Synthetic Mammography – The Next Step in Breast Imaging?


Synthetic mammography performed equally as well to digital mammography with less radiation exposure.

Synthetic digital mammography images could be the next step in breast imaging, taking the place of digital mammography and improving patient experience, according to newly released study.

In a Sept. 23 article published in the American Journal of Roentgenology, a team from Canada shared the results of a review study that showed synthetic images re-produced from digital breast tomosynthesis scans have the same level of accuracy as those captured with traditional digital mammography.

Digital breast tomosynthesis has gained traction in recent years thanks to the growing body of evidence around its reduced recall and improved cancer detection rates. However, its use with traditional digital mammography also increases radiation exposure, said lead study author Peri Abdullah, Ph.D. Incorporating synthetic images instead could eliminate that added dose, Abdullah's team said.

“Reconstructing a synthetic image does not require additional radiation exposure beyond that required for digital breast tomosynthesis, which is not the case if digital mammography also has to be performed for the same patient,” the team wrote. “This is of concern when considering the risk of radiation-induced cancers, which may be higher with increased cumulative radiation doses.”

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To determine the accuracy of synthetic images, Abdullah’s team analyzed 13 existing studies that examined patients who received synthesized 2D mammograms and conventional digital mammograms with or without additional digital breast tomosynthesis. All total, the studies included 201,304 patients.

According to their review, the team determined there was no significant difference in sensitivity or specificity between digital mammography and synthetic mammography either as stand-alone imaging techniques or in concert with digital breast tomosynthesis. And, they found, adjusting for bias, design, or reference standard did not make a difference.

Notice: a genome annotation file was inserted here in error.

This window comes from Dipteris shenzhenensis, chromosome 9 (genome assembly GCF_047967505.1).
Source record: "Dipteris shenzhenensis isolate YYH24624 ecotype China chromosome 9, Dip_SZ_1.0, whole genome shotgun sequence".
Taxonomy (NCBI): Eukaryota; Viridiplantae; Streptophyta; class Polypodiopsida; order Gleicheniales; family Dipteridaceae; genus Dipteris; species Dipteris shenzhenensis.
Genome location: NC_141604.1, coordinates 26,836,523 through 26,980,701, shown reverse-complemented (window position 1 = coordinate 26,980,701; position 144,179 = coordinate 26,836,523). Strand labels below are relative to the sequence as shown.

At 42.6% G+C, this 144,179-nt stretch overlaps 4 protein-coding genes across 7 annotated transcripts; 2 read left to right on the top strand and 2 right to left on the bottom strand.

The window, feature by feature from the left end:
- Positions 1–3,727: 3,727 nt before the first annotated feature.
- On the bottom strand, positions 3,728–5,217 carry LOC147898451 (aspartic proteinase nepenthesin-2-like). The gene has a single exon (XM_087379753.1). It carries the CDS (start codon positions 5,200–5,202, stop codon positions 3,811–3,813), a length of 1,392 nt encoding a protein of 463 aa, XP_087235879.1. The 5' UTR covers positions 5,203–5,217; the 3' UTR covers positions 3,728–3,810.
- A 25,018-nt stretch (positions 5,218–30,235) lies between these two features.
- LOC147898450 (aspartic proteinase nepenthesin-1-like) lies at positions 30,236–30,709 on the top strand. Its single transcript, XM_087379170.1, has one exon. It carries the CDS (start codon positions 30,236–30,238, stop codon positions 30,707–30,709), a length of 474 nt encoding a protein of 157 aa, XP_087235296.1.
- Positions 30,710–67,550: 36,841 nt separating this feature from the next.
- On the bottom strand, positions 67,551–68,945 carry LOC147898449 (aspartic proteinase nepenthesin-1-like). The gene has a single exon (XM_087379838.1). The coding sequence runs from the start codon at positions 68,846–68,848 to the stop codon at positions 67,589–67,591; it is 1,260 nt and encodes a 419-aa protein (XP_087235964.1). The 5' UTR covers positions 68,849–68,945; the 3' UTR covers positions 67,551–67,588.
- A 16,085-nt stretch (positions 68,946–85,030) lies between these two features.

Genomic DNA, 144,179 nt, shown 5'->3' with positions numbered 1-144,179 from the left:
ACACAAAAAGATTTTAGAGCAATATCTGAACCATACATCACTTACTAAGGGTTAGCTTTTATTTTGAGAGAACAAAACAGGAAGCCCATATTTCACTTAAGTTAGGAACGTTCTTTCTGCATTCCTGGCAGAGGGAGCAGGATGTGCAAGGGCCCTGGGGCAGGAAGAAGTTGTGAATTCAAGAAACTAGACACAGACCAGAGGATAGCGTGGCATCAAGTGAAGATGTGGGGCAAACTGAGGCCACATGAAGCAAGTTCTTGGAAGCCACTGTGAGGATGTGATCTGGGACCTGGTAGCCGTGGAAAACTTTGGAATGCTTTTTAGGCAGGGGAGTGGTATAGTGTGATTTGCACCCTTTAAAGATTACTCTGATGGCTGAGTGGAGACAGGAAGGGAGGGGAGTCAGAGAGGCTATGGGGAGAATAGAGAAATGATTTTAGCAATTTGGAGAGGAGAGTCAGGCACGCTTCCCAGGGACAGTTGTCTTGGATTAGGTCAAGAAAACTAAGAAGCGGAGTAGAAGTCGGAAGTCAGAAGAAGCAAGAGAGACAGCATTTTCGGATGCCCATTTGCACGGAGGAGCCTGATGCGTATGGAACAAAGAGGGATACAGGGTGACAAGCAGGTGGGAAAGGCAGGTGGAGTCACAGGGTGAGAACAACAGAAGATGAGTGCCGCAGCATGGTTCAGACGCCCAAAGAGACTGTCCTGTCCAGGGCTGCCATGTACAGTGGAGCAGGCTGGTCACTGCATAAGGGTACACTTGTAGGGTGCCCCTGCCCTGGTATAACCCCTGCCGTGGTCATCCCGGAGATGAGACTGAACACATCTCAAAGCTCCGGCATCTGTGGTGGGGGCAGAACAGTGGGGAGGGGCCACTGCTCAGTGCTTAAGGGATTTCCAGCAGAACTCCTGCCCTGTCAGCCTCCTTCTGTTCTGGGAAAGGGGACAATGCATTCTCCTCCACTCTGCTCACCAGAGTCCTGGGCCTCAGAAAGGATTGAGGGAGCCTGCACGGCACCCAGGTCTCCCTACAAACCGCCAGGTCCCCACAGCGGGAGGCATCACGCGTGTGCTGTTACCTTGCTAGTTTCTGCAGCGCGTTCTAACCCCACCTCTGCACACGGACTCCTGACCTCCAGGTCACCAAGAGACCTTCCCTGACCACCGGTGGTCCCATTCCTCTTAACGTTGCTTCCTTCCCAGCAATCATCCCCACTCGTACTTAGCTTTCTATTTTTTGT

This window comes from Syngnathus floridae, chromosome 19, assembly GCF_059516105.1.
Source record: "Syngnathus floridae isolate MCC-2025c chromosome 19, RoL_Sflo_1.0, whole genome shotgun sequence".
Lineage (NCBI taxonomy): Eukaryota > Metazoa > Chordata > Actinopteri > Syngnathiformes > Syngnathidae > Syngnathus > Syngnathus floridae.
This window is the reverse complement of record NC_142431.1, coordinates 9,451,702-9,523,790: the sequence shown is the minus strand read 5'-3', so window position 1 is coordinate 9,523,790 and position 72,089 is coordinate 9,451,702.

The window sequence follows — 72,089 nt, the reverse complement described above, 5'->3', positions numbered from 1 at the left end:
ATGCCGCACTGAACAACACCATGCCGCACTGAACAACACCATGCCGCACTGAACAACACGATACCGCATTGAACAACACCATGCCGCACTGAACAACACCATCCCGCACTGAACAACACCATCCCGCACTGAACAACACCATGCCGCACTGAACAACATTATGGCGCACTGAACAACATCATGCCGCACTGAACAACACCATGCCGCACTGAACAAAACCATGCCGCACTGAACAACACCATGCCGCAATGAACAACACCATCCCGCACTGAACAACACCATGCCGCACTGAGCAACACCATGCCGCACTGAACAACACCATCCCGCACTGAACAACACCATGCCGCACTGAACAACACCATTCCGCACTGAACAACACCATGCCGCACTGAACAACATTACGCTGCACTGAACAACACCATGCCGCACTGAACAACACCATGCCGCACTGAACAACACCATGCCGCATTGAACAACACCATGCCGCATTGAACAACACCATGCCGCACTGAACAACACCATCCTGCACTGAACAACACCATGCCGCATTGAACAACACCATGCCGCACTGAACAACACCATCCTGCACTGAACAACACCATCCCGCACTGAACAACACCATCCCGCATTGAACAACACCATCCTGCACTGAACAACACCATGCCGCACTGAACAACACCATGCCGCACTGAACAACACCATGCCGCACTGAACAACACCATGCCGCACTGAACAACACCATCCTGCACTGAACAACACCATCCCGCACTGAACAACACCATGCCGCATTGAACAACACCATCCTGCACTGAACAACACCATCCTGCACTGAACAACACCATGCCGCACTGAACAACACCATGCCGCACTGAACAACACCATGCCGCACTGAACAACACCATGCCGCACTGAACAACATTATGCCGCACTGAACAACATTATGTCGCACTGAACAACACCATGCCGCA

In an accompanying editorial, Reni Butler, M.D., a breast imaging specialist and associate professor of radiology and biomedical imaging at Yale University School of Medicine, said these results indicate that using one scan for both 3D and 2D imaging is a possibility.

“This study supports utilization of digital breast tomosynthesis as a single acquisition-examination,” she said, “without a second radiation exposure to obtain a conventional 2D digital mammography.”

According to Abdullah’s team, the existing research indicates radiation dose drops by approximately half when providers use synthetic 2D images with digital breast tomosynthesis rather than digital mammography. This finding, they said, bolsters greater use of synthetic images.

But, the use of synthetic images still faces challenges, said Yale’s Butler. Some providers are still concerned that these re-produced images might have decreased sensitivity for fine micro-calcifications, subtle masses, and artificial pseudo-calcifications. But, some changes to daily practice, such as continuing to use traditional digital mammography for baseline screenings or capturing magnification views of micro-calcifications, could improve providers’ comfort level with using synthetic images.

“With minor adjustments to imaging protocols and reading patterns, these justifiable concerns can be largely overcome,” Butler said. “With these adaptations, the learning curve for incorporating synthetic mammography into clinical practice and achieving an acceptable level of comfort with it can be reasonably short.”

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